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Google Core Algorithm Updates In 2020: A Summary

Core Algorithm Update

Google Core Algorithm changes don’t adversely affect websites that are properly search optimized

It’s common knowledge among SEO professionals that Google rolls out a core algorithm update now and then. Its latest algorithm update was rolled out on December 3. As expected, drastic changes have happened across various industries. Some websites witnessed a surge in traffic while some experienced a drop in their traffic. It’s important to look closely identify the possible outcomes of this update on different businesses. Here is what you need to know about Google’s latest core algorithm update and what you can do to make the most out of these recent changes.

Let’s take a look back at previous algorithm updates

To fully understand what core algorithm updates and what they’ve meant to businesses, we need to take a look at past updates.

January 2020 Core Algorithm Update

Google released its first core algorithm update for 2020 last January 13.  Many businesses shared stories on how they were affected by it. Many of the sites that were adversely affected were Your Money or Your Life (YMYL) sites. YMYL websites adversely affected were financial sites, health related websites, financial services sites, etc. The sites that saw their rankings tank had a lot of pages with thin content. Given Google’s guidelines about content, that result makes a lot of sense.

May 2020 Update

Google rolled out this core update on the 4th of May. Experts and different forums’ reactions all boil down to one conclusion: this update is huge for everyone. This was when many businesses were struggling and closing down due to the pandemic’s effects, and you might wonder if it was necessary for Google to release a core update during that time. Travel, real estate, and health are some of the industries that took the hardest hit.

On the other hand, sectors such as news, sports, arts & entertainment received the least fluctuations with traffic and rankings.

December 2020 Core Algorithm Update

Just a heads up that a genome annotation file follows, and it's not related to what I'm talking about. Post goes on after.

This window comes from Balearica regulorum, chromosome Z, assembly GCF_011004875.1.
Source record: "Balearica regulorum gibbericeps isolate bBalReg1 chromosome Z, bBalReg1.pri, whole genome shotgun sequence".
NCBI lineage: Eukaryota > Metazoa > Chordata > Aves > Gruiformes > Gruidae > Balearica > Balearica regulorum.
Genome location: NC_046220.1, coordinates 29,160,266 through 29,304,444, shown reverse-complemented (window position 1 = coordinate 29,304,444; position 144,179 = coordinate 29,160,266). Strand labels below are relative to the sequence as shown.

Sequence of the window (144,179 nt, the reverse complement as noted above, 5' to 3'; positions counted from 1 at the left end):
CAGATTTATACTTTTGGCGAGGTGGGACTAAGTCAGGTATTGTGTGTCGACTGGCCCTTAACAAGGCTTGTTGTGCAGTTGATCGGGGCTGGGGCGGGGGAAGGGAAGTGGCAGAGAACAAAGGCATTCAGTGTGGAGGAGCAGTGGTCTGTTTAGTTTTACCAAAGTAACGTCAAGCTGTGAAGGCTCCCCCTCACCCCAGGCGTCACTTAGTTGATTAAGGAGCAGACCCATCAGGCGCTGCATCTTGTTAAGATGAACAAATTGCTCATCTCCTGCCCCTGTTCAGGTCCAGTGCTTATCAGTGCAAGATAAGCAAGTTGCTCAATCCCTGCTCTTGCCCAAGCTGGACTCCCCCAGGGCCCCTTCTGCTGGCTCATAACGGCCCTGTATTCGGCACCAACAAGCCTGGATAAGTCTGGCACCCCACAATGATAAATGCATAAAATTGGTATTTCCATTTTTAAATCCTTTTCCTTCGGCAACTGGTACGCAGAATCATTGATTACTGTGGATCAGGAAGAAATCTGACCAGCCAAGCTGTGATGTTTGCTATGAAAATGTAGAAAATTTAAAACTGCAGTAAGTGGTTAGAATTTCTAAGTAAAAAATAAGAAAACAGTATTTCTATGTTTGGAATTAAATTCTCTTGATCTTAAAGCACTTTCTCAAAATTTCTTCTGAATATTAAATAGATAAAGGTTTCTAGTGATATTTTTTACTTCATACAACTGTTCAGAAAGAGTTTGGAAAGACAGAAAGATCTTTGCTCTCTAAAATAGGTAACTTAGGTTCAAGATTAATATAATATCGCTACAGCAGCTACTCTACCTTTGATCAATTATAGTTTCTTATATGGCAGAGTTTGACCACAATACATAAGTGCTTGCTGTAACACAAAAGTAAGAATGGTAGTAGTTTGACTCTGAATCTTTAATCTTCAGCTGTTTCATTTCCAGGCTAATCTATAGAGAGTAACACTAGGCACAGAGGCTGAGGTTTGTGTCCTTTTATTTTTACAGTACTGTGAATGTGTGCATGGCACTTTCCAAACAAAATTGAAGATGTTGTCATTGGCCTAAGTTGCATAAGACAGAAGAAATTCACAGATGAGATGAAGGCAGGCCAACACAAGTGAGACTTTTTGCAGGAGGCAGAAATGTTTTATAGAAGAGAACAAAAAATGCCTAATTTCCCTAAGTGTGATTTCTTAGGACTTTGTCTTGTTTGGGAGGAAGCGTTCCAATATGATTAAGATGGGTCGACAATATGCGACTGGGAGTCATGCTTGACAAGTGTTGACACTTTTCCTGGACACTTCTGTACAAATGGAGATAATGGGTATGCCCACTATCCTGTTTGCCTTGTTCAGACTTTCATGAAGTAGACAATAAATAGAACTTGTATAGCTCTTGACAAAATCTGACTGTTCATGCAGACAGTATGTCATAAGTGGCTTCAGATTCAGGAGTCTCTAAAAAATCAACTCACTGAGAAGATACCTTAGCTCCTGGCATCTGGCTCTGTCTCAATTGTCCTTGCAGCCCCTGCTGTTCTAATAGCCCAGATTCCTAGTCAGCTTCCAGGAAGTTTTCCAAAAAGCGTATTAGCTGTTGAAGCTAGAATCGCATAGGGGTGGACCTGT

Google released its latest core update last December 3. Although it may take a few weeks to see its effects completely, data providers state that it could also be a big one. Even bigger than the May 2020 core update? Yes, this is a major one.

Before you go into full panic mode, let’s learn more about this update first. Different companies have come up with various data. SEMRush stated that desktop search changes were mostly seen in health, real estate, travel, finance, and law and government. For the mobile search, health, law and government, jobs and education, pets and animals, and real estate are the industries that mostly felt the changes.

The team from Searchmetrics also has interesting insights. Their data showed that music, health, finance, news, and e-commerce were the most affected by this core update. Big companies such as Spotify and Twitch still have no recovery signs even after this new update, considering that they have experienced significant losses from the previous one.

There is a lot more information that needs to be gathered. We won’t know the true winners and losers until the new year.

How to Adapt to These Changes

Some businesses gained ranking and traffic from this update. But for the others who took a hit from the changes, it isn’t easy to look at things positively.However, it’s essential to know what Google said about core updates, “They’re designed to ensure that overall, we’re delivering on our mission to present relevant and authoritative content to searchers.” From this statement, you’ll see what you have to do next.

Shift your attention to producing high-quality content.

Before you redo your whole content strategy, think about whether your content is valuable to your readers first. Is it comprehensive enough? Are you demonstrating expertise with every post you create? Are you using keywords that are relatable to your potential customers? Do you have a link building strategy?

Here are some questions to ask yourself:

  1. Is the content on my website original? Does it convey a complete description or analysis of the topic?
  2. Does the site provide interesting or compelling information beyond what the reader would expect?
  3. If the information is linked to another source, does it add new information or analysis to the source rather then simply rewriting the information contained in the source?
  4. Are the headings and subheadings organized in a logical order for the reader to understand what the information is about to tell them?
  5. Are the links to the page complementary to the article or offer additional information to the reader if needed?
  6. Can the reader trust the information you are giving?

Nothing to fix

Sometimes Google will release a update and a site will suffer in the ranking through no fault of the business. When that happens, be prudent. You don’t want to put yourself in a bigger whole by fixing the wrong thing of fixing what’s not broken. There are times sites drop in the SERPS (Search Engine Results Page) despite doing everything right. Further, Google will always tweak a core update a couple weeks after an update is completed. Sometimes after a couple weeks an effected website will return to its previous position on the SERP without doing anything at all.

Core updates can help or hurt a business. Follow the guidelines Google has in place and it’s likely your business is one that will be helped.

 

 

 

 

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